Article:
The managing director has control of the officers appointed by the NPF board on the recommendation of the managing director (Section 19).


Beneath the officers are the employees of the fund, appointed by the managing director with the approval of the board (Section 21).

Contributions and compliance

Part V of the NPF Act provides for employers to contribute an amount equal to 7 per cent and employees to contribute 5 per cent of each employee’s monthly wage actually drawn. Section 35 obliges the NPF to credit to each member all amounts paid on his behalf.

Section 37 enables the managing director to charge a penalty interest to employers on overdue contributions. Failure to comply is also an offence (Section 36).

Withdrawals and payments from the Fund

Section 49 provides a mechanism whereby the managing director may approve a withdrawal to purchase a dwelling house or site or materials for a dwelling to a maximum limit of 24 times the member’s monthly pay.

Section 52 provides for withdrawal of the full amount standing to the credit of the member’s account on retirement after attaining 55 years, on attaining 55 years after previous retirement, on retirement due to total and permanent incapacity; or immediately prior to permanent emigration from PNG.

Reporting and external supervision

Although the NPF is designed to be independent of government control and interference, the legislation provides for a framework of external monitoring and supervision and for broad policy guidelines and directives on investment policies to be issued by the Minister (Section 26(2)) within which the NPF board and management is obliged to operate.

The NPF Act specifies rules for banking and investing the funds and the Minister is empowered to issue policy guidelines on investments (Section 26 of the NPF Act). Section 30 (now subsumed by Section 63 of the PF(M) Act) requires NPF to submit an annual report to the Minister and to also submit the report to the Auditor-General who, pursuant to Section 29, shall report the result of his audit to be Minister, who, in turn, is obliged to submit the audited report to Parliament each year.

Section 63(2)(b) of the PF(M) Act requires NPF to report quarterly to the Minister on all investment decisions and to provide an annual report on investment performance and an updated five year rolling plan on investment strategies and administrative systems. How this structure, which requires NPF to have in place and to report upon investment strategies and plans, was ignored, is set out in paragraph 16 of Schedule 1.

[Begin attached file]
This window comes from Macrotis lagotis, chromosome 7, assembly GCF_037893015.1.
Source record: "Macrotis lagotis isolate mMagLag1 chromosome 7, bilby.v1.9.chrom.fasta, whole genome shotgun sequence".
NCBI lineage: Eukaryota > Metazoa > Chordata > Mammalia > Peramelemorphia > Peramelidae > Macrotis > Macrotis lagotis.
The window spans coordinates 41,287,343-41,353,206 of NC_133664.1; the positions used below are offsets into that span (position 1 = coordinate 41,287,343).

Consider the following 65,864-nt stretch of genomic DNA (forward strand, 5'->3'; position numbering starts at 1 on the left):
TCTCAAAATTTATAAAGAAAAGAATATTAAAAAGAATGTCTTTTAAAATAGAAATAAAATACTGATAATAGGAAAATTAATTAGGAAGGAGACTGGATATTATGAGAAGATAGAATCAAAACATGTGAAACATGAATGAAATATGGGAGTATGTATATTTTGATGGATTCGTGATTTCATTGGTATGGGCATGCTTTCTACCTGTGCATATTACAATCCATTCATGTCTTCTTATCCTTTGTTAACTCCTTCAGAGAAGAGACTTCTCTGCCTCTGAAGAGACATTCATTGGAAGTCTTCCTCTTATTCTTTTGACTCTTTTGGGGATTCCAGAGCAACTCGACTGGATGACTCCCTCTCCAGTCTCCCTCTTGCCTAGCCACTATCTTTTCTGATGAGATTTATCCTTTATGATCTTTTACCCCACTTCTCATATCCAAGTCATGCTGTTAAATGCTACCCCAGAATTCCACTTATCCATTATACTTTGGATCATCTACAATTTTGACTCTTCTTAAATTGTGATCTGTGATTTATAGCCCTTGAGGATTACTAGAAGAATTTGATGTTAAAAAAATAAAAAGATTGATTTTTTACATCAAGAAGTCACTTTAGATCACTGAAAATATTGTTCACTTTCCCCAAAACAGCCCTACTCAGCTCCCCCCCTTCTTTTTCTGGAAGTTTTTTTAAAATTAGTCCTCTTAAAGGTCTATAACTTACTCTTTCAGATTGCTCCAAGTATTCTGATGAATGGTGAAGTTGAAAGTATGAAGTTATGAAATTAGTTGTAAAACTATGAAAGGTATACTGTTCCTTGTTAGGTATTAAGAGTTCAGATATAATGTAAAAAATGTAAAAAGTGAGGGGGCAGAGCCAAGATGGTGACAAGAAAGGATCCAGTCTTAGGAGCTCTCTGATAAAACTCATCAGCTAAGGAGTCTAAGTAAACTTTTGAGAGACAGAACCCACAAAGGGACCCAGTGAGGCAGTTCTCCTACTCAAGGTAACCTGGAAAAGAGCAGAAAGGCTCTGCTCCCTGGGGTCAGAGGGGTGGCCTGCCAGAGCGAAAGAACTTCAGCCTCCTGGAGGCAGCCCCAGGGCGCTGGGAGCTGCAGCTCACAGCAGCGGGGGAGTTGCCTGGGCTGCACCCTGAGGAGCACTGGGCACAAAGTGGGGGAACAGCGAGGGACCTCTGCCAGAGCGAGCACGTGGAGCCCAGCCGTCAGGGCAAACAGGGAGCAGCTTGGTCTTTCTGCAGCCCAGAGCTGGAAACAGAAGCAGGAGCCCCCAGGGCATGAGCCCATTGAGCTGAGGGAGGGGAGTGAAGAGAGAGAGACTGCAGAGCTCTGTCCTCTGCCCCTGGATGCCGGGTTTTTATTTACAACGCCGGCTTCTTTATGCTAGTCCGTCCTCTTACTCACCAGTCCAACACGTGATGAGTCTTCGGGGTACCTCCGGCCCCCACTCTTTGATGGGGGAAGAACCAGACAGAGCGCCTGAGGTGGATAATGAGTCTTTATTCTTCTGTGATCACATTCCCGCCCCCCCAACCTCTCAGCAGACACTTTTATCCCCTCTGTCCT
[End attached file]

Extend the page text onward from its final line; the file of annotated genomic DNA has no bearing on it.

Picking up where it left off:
The formal legislative and administrative structure in place for NPF between 1995 and 1999 is shown in Table 1 below.


Schedule 1 reports how the members of the NPF board failed to appreciate and to perform their fiduciary duty as trustees and how this leaves them open to personal liability for loss suffered by the fund and its members, arising from their breach of fiduciary duty. It reports in detail how the repeated irregularities in the appointment and termination of trustees seriously compromised the legal validity of the NPF board. It clearly demonstrates that no single agency was responsible for ensuring that the board was validly established at all times and that appointments and terminations were constitutional.

Problems regarding the determination of trustees’ expenses and allowances are studied in detail, as are the failures to properly administer and account for payments of these allowances to trustees. These are reported at paragraph five and in Appendix 16.

Managing Director

Similar problems with the appointment, termination of appointment and determination of terms and conditions of employment of the managing director are reported in paragraphs 5.4 and 5.4.5 of Schedule 1 which shows how the provisions of Section 15(2) of the NPF Act, requiring a determination by the Minister acting with the advice of the board were ignored in favour of signing a contract of employment with very favourable terms for early termination in defiance of the statutory provisions.


The appointment, termination and conditions of employment of the other officers are reported upon in paragraph 6 of the Schedule and how the necessity to obtain the approval of the Salaries and Conditions Monitoring Committee (SCMC) was ignored, which had the effect of making the contracts void.

The senior officers were given additional remuneration in the form of a senior officers bonus scheme, which was inappropriate and led to irregular accounting techniques in order to artificially boost the profit-based bonus payments.

In reporting upon the nature and defects of the bonus scheme the commission has made a detailed study of the ineffectiveness of NPF management and financial planning which is reported in detail as specific matter number 20 in Appendix 20.

As with the trustees, the commission has found that there were serious irregularities regarding the determination and administration of expenses and allowances for officers. These are reported at paragraph 8.6.


The fairly favourable conditions of employment of employees and their access to a home ownership scheme and staff performance benefits are reported in paragraph 9 of Schedule 1.

After the departure of experienced and well trained staff prior to January 1995, NPF suffered from a serious lack of experienced and well trained work force and this is clearly reflected in the lack of efficiency reported upon by the Auditor-General, Pricewaterhouse Coopers (PwC) and KPMG.

There were attempts to restructure all staff positions at NPF. This resulted, however, only in a restructure and salary increase for senior officers.

Overview of officers and employees

Paragraph 10 of Schedule 1 provides a detailed overview of NPF’s management problems and deficiencies as reported by the Auditor-General, PwC and KPMG, which the commission adopts as part of its own findings.

Board forum and decision-making